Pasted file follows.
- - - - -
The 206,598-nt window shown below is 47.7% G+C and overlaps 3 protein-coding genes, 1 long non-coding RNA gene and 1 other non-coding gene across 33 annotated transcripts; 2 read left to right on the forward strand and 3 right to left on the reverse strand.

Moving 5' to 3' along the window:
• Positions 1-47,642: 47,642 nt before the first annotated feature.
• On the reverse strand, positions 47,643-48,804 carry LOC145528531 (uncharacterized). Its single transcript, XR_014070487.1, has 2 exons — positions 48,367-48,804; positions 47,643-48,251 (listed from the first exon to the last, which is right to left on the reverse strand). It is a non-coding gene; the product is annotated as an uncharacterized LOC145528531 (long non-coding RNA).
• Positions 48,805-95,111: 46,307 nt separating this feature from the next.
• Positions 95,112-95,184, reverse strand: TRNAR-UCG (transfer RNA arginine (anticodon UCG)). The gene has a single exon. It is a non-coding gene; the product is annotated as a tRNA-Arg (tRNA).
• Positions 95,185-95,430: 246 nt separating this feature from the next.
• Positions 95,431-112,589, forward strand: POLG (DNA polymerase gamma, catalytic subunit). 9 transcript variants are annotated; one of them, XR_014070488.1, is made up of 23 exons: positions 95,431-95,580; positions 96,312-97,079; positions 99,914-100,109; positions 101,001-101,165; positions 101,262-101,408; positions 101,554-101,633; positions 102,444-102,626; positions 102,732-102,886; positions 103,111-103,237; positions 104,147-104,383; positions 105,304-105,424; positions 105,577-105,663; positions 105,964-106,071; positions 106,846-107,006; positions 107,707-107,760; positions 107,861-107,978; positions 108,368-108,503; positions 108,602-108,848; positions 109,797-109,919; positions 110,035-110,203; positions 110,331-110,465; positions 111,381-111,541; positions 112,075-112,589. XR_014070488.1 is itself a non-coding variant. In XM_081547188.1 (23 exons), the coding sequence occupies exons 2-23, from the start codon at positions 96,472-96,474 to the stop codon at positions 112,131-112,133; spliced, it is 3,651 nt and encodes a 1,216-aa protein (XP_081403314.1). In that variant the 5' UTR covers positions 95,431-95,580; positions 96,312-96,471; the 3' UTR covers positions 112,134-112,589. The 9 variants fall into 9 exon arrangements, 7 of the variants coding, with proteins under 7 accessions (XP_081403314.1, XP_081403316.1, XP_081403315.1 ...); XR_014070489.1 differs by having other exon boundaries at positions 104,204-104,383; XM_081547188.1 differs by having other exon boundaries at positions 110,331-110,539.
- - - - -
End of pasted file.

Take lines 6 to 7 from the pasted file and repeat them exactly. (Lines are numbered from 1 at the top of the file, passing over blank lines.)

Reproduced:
• Positions 95,112-95,184, reverse strand: TRNAR-UCG (transfer RNA arginine (anticodon UCG)). The gene has a single exon. It is a non-coding gene; the product is annotated as a tRNA-Arg (tRNA).
• Positions 95,185-95,430: 246 nt separating this feature from the next.